HILLGROVE, VIVIEN

Vivien Hillgrove

Born 1946

Vivien Hillgrove, a member of The Academy of Motion Picture Arts and Sciences, has over fifty years of experience as an editor and a sound editor for both narrative and documentary films. In the 1980’s and 90’s, Hillgrove worked as a dialogue editor on many feature films, including Amadeus, Blue Velvet and The Right Stuff. As a narrative film editor, she worked with Dede Allen on Phil Kaufman’s Henry and June and with Walter Murch on Kaufman’s The Unbearable Lightness of Being. Her documentary editing work includes seven films by Lourdes Portillo (including Senorita Extraviada, The Devil Never Sleeps, Corpus: A Home Movie for Selena, La Ofrenda: The Days of the Dead…), and several for Deann Borshay Liem, including In the Matter of Cha Jung Hee, for which Hillgrove won the Best Editing Award at the Asia Pacific Film Festival, and First Person Plural, on which she was also the co-writer. Hillgrove has also served as an advisor for multiple Sundance Documentary Composer/Edit Labs, the Latino Producers Academy (NALIP), and for Chicken & Egg Pictures. She is currently directing and producing an autobiographical documentary, Vivien’s Wild Ride, with producers Janet Cole and Dawn Valadez.

“Most often, a documentary doesn’t have a script—it has a kernel or two of an idea and lots and lots of film.” She gestures to a cork-covered wall covered with slips of paper. This is the “storyboard” for a documentary for which the director has shot over 400 hours of film. “My first task is just to get a handle on the project,” Vivien says as she pulls three-ring binders from a nearby bookshelf. “See? Here is all the footage featuring one particular person. Here is another featuring a particular set of images—like fields of grain or something similar and here,” she pauses as she pulls out another binder, “here is an annotated list of all the quotes the different filmed experts have to say about a particular topic. These are all the little puzzle pieces, organized for me to use as they are needed.”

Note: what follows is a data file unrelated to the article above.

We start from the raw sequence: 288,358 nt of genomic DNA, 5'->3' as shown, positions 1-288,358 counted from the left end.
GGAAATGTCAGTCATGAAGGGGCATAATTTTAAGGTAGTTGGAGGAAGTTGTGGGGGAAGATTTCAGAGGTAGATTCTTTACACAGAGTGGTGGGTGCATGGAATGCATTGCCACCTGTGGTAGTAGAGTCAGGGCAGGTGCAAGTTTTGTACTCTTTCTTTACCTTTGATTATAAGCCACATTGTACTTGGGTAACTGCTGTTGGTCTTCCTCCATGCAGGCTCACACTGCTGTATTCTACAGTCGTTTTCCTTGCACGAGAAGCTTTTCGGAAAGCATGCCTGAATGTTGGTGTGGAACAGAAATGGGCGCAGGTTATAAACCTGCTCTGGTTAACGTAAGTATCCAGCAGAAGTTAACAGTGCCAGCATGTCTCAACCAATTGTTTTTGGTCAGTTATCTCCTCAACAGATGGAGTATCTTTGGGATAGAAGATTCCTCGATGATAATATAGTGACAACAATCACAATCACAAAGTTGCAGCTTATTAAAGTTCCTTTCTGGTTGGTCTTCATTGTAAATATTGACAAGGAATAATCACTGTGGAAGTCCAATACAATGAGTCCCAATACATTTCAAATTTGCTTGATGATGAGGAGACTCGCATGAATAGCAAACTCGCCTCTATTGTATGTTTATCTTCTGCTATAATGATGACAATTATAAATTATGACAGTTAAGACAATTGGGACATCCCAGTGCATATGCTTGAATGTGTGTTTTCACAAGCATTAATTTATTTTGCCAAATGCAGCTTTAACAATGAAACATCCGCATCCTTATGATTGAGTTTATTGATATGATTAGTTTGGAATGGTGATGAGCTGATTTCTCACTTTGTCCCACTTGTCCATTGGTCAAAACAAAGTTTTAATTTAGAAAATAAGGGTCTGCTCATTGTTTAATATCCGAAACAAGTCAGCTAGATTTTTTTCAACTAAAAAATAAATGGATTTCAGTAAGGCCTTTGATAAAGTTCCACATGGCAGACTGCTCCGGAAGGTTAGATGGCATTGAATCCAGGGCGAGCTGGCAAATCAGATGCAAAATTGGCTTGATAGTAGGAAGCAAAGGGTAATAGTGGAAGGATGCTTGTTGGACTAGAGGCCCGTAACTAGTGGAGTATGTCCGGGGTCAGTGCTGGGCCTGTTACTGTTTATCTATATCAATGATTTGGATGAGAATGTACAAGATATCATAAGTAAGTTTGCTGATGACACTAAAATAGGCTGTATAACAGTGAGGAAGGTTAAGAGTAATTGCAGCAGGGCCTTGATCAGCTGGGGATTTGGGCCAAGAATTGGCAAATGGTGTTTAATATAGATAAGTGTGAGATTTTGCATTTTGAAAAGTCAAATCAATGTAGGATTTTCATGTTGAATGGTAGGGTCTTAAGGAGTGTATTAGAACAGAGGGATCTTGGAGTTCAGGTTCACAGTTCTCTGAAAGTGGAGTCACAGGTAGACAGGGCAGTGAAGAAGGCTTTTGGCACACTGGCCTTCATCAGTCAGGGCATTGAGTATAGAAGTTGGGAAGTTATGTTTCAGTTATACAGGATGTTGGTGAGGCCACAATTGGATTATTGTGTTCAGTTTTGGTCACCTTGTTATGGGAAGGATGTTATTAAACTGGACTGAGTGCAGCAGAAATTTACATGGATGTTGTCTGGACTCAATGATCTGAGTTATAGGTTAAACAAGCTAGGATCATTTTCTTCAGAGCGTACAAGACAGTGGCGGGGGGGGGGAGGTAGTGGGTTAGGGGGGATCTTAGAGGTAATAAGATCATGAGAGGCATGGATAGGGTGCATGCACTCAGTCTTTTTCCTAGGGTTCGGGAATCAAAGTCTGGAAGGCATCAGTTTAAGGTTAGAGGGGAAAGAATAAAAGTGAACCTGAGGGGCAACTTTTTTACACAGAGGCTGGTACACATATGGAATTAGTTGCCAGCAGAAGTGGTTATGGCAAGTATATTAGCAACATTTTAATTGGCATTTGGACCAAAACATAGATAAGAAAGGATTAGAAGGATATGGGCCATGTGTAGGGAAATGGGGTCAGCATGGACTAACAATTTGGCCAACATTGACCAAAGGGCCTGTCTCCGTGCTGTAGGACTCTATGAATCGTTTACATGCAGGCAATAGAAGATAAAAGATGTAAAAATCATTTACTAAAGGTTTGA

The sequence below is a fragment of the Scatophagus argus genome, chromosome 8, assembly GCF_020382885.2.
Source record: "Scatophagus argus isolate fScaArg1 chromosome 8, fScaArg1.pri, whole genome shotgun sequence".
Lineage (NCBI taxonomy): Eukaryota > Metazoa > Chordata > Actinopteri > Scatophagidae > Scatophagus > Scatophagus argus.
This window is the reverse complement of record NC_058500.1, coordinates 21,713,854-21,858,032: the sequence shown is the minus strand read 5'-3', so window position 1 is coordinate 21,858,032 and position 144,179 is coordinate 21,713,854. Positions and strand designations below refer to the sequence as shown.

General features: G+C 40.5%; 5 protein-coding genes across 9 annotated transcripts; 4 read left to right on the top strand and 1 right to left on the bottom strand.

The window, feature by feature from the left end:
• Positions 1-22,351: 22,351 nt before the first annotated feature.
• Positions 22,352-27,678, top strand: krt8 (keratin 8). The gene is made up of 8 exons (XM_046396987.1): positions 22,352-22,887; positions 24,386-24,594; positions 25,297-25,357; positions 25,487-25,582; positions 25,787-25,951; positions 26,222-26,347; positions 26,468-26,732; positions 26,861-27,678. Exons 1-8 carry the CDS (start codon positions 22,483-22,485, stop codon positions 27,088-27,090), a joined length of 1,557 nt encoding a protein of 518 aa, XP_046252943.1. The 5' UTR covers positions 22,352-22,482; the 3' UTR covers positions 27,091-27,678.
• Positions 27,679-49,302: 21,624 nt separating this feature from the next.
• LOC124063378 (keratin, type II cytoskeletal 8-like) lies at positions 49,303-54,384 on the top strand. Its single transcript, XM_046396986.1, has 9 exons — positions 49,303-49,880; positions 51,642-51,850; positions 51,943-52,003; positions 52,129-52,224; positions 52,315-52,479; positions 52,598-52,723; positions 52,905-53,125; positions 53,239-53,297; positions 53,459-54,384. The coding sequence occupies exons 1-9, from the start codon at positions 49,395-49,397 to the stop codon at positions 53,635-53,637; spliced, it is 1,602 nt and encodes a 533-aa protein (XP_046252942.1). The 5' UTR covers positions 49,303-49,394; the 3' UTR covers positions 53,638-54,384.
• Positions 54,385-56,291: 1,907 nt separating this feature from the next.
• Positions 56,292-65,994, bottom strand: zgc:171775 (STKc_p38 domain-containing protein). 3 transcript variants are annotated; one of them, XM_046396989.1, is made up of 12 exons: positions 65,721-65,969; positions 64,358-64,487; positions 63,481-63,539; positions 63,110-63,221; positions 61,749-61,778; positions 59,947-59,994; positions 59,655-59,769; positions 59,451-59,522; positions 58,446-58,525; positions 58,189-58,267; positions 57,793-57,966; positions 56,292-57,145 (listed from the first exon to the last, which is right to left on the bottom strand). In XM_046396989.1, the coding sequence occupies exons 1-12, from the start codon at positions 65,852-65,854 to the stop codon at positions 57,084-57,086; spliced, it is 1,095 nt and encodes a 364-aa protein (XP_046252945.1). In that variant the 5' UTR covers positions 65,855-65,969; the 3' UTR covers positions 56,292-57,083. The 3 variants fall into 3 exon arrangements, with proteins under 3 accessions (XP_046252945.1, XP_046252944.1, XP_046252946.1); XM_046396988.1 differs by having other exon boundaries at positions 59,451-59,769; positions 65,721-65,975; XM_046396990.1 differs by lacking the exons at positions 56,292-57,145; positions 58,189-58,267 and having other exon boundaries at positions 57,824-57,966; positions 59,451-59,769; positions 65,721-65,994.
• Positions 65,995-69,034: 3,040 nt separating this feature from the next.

“Vivien Hillgrove’s Film Editing Secrets Revealed” by Gil Mansergh. The full text can be found in the Appendix.

“Over-explanation tires the viewer,” she said. “You’ve got to find the juice and take just that piece.”
—“Advice on film editing: ‘Kill your babies’ by Andrew Pardiac. The full text can be found in the Appendix.

FRUCHTMAN, LISA

Lisa Fruchtman

Born 1948

Lisa Fruchtman is a film and television editor and documentary director with twenty-five film credits. After interning with a documentary film group in the USA, Fruchtman spent a year developing her editing skills at the National Film Board of Canada and then returned to the states, where she began working as an assistant editor for Francis Ford Coppola on The Godfather Part II. Later, as an editor, she worked on two other Coppola films: Apocalypse Now (co-edited with Richard Marks, Gerald B. Greenberg and Walter Murch) and The Godfather Part III (co-edited with Barry Malkin and Walter Murch). Both films were nominated for Best Editing Oscars. Fruchtman (and her co-editors Glenn Farr, Tom Rolf, Stephen A. Rotter and Douglas Stewart) won an Oscar for Philip Kaufman’s The Right Stuff. Her first film with solo editing credit was for Randa Haines’ Children of a Lesser God.

“He [Coppola] surrounds himself with a lot of different kinds of collaborators—not only great artists but also very nuts and bolts people, so it’s kind of like all the different parts of the job are taken up by his team and he’s free to be wildly imaginative because he depends on all of us to execute the vision without actually being told what to do. He never says, “Do this” or “Do that” or “Cut here” or anything ever like that. He’s rarely in the cutting room. He likes to see what you come up with and then screen it separately or in the context of a cut and then give you some vague direction about how it could be better and let you go back and figure it out. And for me, that was a very exciting and creative process. For some people, it might be maddening. For the studio, it was certainly maddening.”
From “The Art of the Edit,” a 2017 interview with Lisa Fruchtman. The link to the full video can be found in the appendix.